Accelerate Word of Mouth to Build Greater Brand Awareness | Episode 26

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How do you get people talking about your company? Word of mouth is the oldest tactic in the marketing playbook. It’s also a smart and cost-effective way to digitally engage in ways that help your company proliferate and prosper in a crowded marketplace.

In this episode, Rhea Allen joins us to talk about “The 5 R’s” to boost awareness and word of mouth chatter. Rhea is a marketing coach, culture and branding facilitator and host of The Marketing Expedition Podcast.

Listen now for ideas on how to get your fans raving about their great experiences with your business.

[00:25] Show intro

[01:22] Get your fans talking, build out your digital footprint, become your best sales rep

[02:13] Introducing “The Five R’s”

[03:04] Ratings and Rankings

[04:56] Reviews

[07:54] Recommendations

[12:18] Referrals

[14:33] What’s the difference between a recommendation and a referral?

[16:25] Rewards

[22:40] Key takeaway: Awareness, authenticity and trust

[23:50] Outro



Hey everybody, it’s Jenni from GrowthMode Marketing. You are listening to The Demand Gen Fix the podcast where our team of GrowthModers and our guests discuss the ins and outs of demand generation and why we believe it’s the key to long-term sustainable growth, especially in HR tech industry.


Hi listeners, welcome back to the podcast. Today Deanna and I are going to be talking about accelerating your word of mouth to build greater brand awareness and trust in our market. When you think of the word brand, often you just maybe think of logos, colors, imagery, and being a creative director. Of course, those are the kinds of things that I like to think about too. But the reality is that brand encompasses so much more than that. It’s not just your visuals, it’s actually how a company shows up in the market. It is about how people view and think about your company, really. And a big lever to growth can be word of mouth. In fact, that’s a really powerful tool that you can use. So we’re gonna dig into look at how you can accelerate this to drive more market demand by creating raving fans. And today we are thrilled to welcome a guest, our friend and fellow marketer, Ray Allen. Ray is a marketing coach, culture and brand facilitator, adjunct college professor at Boise State University and c e o of Peppers Shock Media. Welcome to the show, Ray.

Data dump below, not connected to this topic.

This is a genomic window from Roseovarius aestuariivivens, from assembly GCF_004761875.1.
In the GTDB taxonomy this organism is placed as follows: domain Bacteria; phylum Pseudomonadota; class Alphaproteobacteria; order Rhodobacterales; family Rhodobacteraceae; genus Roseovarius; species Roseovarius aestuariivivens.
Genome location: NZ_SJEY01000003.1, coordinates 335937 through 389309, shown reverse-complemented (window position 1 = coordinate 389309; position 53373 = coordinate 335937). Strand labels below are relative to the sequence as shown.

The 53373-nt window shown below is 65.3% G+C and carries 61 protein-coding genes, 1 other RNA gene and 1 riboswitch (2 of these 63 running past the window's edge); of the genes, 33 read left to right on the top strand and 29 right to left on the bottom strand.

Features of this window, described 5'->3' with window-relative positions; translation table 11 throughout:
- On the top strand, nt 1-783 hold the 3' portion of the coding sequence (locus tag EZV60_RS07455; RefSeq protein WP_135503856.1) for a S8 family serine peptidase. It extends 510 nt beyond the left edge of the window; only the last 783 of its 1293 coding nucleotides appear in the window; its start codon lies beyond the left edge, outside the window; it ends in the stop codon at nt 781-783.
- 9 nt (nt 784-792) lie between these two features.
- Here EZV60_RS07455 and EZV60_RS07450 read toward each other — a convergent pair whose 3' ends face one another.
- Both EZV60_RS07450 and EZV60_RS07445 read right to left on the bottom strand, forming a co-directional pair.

Well, thank you so much for having me. I’m happy to be here. Yeah, thanks for being here, Ray. So, brand awareness matters. People aren’t going to buy from you if they don’t know you exist. So, I think this is going to be a great conversation because I know, Ray, your agency and your team and your expertise are in the branding side as well. And in fact, the topic we’re talking about today is one that you brought to the table in a conversation that you and I were having. I’m really excited to dig into it because I think the way people buy today, whether you’re an HR technology company, you’ve got other B2B products, or even in the B2C space, the reality is people aren’t picking up the phone to talk to sales reps the way they did in the past. They’re doing their research, they’re asking others, and they’re putting more trust into unbiased opinions versus reaching out to companies directly and having those conversations.


And this fits into your demand generation engine because it’s really about building raving fans who talk about your brand and how do you build out that digital footprint to become your best sales rep. Let’s jump into how do you accelerate word of mouth by getting other people to talk about your brand? I’ll hand it over to you, Ray, because when we chatted, you had five things that you talked about that I think are worth jumping into. Absolutely. I so appreciate the opportunity to get to talk about this because it is absolutely, first of all, it doesn’t cost a whole lot to do what I’m about to tell you. And second of all, I think that these five Rs that I’m going to share with you are really instrumental in being able to continue to accelerate that word-of-mouth advertising that we’re talking about.